I’m back home and this story has been sitting on the back burner for a few months, waiting for some more to be written.
The trouble is, there are also other stories to write, and I’m not very good at prioritizing.
But, here we are, a few minutes opened up and it didn’t take long to get back into the groove.
Chasing leads, maybe
I leaned back in the chair and shuddered. It was not so much the cold as the stark realization before me, well, before all of us really.
The USB was gone.
But it was going to be impossible to convince any or all of Severin, Maury, and Nobbin. Or for that matter Monica. None of them were going to believe the explosion in the café was a deliberate act.
But it did raise a question.
“How did whoever placed the bomb in the café know you and your contact were going to be there, and, for that matter, that either of you might have the USB?”
O’Connell seemed lost in thought. After prodding him, I asked the question again. His hesitation seemed to suggest that what he’d told me might be a lie, or a half-truth because the more I thought about it, the more implausible it sounded. The other side of that was, what did he have to gain by lying? Of no doubt, there was more to this story.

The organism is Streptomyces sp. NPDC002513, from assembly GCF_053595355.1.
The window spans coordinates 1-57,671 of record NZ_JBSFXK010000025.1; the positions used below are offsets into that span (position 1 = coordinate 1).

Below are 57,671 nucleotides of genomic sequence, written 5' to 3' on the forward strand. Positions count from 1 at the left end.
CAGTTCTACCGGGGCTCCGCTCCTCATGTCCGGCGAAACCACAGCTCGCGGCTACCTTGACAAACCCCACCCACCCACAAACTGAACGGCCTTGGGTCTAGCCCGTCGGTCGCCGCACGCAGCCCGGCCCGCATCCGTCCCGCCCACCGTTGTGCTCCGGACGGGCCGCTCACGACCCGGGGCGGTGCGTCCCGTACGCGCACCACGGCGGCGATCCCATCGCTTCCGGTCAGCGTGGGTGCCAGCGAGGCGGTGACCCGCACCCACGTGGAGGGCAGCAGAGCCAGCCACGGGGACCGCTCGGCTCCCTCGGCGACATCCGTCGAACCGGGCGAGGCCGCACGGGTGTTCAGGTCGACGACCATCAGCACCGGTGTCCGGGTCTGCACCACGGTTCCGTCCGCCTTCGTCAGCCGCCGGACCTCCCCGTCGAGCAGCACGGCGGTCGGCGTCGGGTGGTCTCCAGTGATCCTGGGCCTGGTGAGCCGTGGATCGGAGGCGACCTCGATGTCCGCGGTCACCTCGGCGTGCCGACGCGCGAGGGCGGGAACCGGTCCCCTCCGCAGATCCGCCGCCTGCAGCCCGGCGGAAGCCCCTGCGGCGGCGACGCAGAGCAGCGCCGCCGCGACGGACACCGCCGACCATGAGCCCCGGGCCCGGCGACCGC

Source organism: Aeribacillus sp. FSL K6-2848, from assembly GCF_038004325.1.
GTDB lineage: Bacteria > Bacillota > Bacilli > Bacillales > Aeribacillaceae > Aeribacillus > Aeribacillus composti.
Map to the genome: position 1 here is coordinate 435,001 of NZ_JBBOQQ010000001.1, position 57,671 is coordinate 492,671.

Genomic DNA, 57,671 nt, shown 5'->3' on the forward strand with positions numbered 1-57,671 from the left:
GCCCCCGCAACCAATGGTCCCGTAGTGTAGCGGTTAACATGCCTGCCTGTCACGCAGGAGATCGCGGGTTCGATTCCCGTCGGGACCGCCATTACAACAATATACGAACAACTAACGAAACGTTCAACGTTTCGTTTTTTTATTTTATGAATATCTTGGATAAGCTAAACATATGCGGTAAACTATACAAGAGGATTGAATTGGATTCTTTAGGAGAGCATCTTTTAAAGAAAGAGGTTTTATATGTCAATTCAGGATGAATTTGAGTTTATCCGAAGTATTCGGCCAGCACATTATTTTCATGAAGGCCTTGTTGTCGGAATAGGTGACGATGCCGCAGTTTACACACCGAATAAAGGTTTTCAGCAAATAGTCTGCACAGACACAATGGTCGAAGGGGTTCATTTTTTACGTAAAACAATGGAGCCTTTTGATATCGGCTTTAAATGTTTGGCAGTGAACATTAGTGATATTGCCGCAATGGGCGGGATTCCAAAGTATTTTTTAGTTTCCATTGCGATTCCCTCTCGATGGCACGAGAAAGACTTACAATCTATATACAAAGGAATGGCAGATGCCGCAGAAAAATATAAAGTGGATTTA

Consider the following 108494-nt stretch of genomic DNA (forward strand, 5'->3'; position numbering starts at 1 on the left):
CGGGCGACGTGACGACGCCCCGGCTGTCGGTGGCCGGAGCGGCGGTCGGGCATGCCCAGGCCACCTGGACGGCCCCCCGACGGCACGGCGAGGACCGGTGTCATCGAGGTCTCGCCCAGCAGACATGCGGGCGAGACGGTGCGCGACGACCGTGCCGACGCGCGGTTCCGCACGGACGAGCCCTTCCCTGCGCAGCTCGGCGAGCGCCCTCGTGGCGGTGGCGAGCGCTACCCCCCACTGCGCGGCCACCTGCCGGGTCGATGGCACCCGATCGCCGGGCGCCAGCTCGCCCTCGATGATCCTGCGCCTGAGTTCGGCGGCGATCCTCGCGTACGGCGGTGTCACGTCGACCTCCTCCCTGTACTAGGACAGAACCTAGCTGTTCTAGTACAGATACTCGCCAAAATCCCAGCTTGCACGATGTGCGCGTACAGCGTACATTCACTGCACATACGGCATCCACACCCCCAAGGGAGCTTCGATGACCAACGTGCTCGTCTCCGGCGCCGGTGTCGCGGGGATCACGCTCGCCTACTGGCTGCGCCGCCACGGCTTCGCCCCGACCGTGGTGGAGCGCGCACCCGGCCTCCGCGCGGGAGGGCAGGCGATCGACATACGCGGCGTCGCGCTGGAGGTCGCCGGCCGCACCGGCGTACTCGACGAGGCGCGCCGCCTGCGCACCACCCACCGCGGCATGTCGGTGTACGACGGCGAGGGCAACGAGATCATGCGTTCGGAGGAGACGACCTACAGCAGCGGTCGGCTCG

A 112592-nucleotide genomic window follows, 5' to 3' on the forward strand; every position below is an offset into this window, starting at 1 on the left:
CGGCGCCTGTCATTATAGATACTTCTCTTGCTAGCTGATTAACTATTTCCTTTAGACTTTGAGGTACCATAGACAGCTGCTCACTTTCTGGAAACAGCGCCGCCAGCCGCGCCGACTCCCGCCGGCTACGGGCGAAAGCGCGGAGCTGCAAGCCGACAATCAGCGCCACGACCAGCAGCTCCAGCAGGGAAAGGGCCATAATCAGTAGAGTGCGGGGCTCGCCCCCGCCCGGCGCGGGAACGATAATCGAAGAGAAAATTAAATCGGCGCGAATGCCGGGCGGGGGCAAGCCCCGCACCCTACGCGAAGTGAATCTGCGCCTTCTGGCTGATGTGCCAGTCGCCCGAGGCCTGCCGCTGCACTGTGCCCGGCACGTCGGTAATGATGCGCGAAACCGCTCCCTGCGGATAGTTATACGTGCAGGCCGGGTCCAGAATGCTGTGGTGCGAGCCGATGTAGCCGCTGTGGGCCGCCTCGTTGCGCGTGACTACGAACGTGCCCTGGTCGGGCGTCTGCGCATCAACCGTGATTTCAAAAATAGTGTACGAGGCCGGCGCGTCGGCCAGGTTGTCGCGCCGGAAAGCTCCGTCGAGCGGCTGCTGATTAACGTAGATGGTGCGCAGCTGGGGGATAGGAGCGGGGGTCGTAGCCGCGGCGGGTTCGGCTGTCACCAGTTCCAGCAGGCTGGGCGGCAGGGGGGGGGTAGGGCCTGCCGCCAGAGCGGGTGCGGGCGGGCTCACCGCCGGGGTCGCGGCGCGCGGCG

“There are more people involved in this than what you know. Dobbin had me looking into a biological laboratory, one that was reportedly doing research on cures for various coronaviruses, like SARS. The thing is, they had a store of nasties they were using as candidates for finding cures.
“The laboratory had been getting funding from the military so that to me meant they’d been working on weaponizing one of those nasty viruses, but there had been containment breach leading to a review, and they lost their funding.
“That, in turn, leads to the head of the company seeking funding from elsewhere, and that it was going to be an overseas government institution, one which they claimed commercial confidence so the donor could not be released. Of course, our intelligence services went into a spin, thinking the worst, that it was either Russia or the Chinese, or some other rogue regime, and if they got their hands on those candidates, well, you can imagine the paranoia.
“There was also the problem of hacking, where various countries and/or individuals are looking for information to use for their own benefit, or to sell to the highest bidder. That as far as I can tell is what happened here; it was not a case of external hacking, this was internal by one of the staff, downloading sensitive information onto the USB and smuggling it out.
“As soon as the breach was discovered, it triggered an internal review, which had a member of the military on the panel, and it concluded it was one of three ex-employees. Dobbin gave me the three names, and I tracked them down. One of the three had stolen the data, but far from stealing it to sell to the highest bidder, he had stolen it to pass on to a newspaper reporter, the person I was going to see.